Review: Lidl Parkside Micrometer

A couple of years ago we published a look at precision measurement tools, in particular vernier calipers and micrometer screw gauges. It featured a look at how they work and how they’re used, and a comparison of good and bad quality instruments. When comparing micrometers we had three of them, a Mitutoyo and a Moore & Wright representing decent quality, and an £8 ($9.41) Daniu from Banggood from the cheaper end of the market. As you might expect, the Daniu was laughably bad, with noticeable play in its thread and jaws that were not parallel to the extent you could see light between them. You might consider it case closed for cheap micrometers then, were it not that while on my summer travels through the Benelux countries I spied a Parkside micrometer in a Lidl supermarket for €8.99 ($8.92). I had to buy it and investigate.

Some Measuring Devices With Your Groceries?

The Parkside micrometer in its boxLidl is a German supermarket chain that can be found all over Europe, and like their arch-competitor Aldi they feature the “Middle of Lidl” aisles full of all sorts of useful stuff that changes on a regular basis. Among this is a comprehensive range of tools under the Parkside brand, which is basically on par with the good stuff from Harbor Freight, and are in fact quite good for the price. Thus even though it’s about the same price as the Daniu I had higher expectations for the Parkside micrometer.

The micrometer is packaged in the usual plastic case in a small cardboard box, and comes with a large paper instruction sheet and a small spanner for zero adjustment. Taking it out of the case, it follows exactly as you’d expect from a micrometer with a solid drop-forged frame and an aluminium barrel on the micrometer head. It can measure up to 25 mm at a resolution of 0.01 mm, exactly like the others I tested in 2020. So my nine dollars or so has got me a micrometer, but is it any good? How do you evaluate a micrometer screw gauge? I re-borrowed the two comparison instruments from 2020, and set out to find out.

The Tiniest Sliver Of Light Gives It Away

The mirror finish on the Mitutoyo jaw face reflecting the "H" of the Hackaday website.
The mirror finish on the Mitutoyo jaw face reflecting the “H” of the Hackaday website.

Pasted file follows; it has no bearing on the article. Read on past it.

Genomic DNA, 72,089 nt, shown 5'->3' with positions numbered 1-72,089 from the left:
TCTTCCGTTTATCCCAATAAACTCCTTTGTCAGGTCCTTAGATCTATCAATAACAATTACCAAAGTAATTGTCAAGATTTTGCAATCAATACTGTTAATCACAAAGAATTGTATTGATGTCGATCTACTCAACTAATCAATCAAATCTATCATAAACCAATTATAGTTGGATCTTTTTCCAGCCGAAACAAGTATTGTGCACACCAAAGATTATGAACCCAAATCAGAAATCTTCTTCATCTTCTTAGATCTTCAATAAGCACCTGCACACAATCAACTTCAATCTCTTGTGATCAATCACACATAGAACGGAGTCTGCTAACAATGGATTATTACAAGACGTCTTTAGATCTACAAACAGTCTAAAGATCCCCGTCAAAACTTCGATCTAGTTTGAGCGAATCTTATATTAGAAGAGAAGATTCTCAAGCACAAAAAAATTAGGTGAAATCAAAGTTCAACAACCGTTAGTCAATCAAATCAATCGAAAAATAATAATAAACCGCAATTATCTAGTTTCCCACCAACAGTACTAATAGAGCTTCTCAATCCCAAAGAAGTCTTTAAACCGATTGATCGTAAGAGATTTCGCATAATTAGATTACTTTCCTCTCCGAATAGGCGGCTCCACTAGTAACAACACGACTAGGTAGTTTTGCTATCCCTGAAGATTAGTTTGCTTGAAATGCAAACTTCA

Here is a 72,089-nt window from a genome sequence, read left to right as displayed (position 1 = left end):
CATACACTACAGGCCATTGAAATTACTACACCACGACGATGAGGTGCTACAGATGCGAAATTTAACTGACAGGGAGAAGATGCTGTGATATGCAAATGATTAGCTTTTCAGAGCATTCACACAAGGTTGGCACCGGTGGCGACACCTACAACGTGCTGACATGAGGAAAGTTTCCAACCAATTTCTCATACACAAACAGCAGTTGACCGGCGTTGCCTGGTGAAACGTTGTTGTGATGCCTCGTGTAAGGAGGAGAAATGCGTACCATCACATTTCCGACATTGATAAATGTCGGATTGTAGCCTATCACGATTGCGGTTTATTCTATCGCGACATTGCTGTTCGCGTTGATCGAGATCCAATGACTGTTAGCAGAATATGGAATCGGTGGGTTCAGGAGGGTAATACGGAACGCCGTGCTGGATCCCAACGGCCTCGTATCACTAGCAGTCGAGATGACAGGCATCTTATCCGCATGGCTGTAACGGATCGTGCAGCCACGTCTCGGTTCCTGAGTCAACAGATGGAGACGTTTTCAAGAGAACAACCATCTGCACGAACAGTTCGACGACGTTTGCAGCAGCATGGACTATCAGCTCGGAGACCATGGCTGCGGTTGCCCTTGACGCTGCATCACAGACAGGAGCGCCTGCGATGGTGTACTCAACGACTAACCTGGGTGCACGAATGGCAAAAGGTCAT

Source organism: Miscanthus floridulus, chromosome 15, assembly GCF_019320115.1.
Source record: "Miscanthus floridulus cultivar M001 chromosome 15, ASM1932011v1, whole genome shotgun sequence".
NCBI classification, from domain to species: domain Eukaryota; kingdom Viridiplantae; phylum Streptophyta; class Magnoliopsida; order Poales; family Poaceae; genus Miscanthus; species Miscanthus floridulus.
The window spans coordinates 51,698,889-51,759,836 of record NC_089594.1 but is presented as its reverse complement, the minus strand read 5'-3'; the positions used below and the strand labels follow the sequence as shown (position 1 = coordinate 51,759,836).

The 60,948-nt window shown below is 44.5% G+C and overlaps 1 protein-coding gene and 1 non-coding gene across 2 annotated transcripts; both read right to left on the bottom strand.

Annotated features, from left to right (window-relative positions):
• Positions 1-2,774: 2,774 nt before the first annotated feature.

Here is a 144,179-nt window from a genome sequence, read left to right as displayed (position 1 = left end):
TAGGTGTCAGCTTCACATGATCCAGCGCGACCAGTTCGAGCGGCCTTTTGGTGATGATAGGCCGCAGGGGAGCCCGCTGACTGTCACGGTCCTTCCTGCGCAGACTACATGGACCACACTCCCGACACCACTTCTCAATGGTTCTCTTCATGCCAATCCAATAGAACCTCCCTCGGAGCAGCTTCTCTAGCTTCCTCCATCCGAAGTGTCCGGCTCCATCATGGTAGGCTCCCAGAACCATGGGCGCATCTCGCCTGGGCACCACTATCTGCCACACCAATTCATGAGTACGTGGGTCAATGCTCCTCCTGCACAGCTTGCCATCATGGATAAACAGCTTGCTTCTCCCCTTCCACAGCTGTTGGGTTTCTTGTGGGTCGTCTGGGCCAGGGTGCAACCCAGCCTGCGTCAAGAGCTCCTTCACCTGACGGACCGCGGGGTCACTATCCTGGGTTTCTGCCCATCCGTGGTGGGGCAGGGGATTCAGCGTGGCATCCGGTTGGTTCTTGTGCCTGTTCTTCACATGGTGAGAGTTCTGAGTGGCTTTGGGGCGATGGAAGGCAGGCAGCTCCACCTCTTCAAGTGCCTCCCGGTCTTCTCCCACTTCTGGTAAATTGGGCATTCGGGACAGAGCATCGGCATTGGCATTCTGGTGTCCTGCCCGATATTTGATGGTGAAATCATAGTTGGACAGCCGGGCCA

It’s worth saying that the jaw faces are polished, but not to a mirror finish as those on the Mitutoyo and neither do they appear to have been hardened. In the first instance, comparing with the Daniu I closed the jaws against the force of the ratchet, and held it up against the light to spot any imperfections in the way they meet. Against the blue sky through my window I couldn’t see any, but a friend did the same thing against the more intense point source of an electric light and indeed there was the tiniest discernable sliver of light. Not the obvious wedge of light I caught with the Daniu back in 2020 and less than the visible sliver of light when it is measuring a human hair, but definitely enough to knock a few hundredths of a milimetre off my trust in its accuracy.

The next step in the evaluation involves opening the  jaws about half way, and feeling for any play in the thread. None discernable, at least one win over the Daniu which had the barrel flapping around with significant play. Then a zero test, after adjusting the zero position with the spanner a few repeated closings with the ratchet, to check that it always returns to the same zero point. In this case as with all micrometers it’s possible to overshoot the zero and damage the thread if you apply too much force, but just on the ratchet it would land in the same place.  A pass on a couple of tests then, so while it’s not the worst micrometer ever it’s obvious that the low price brings at least one compromise.

A Tiny Discrepancy In Measurement

Opening up the three micrometers from the 2020 piece again it’s immediately obvious in the silky feel of the thread and the lack of wobble in the ratchet just where the money goes in an expensive micrometer, and just how comedically bad the Daniu was by comparison. But it’s the Parkside in our sights today, so it’s time to make a few comparitive measurements between it and the Mitutoyo. First up were the old standbys of a piece of paper and a human hair in which the Parkside returned the same as the Mitutoyo, and then the machined shaft of the Moore & Wright which returned a difference of 0.01 mm.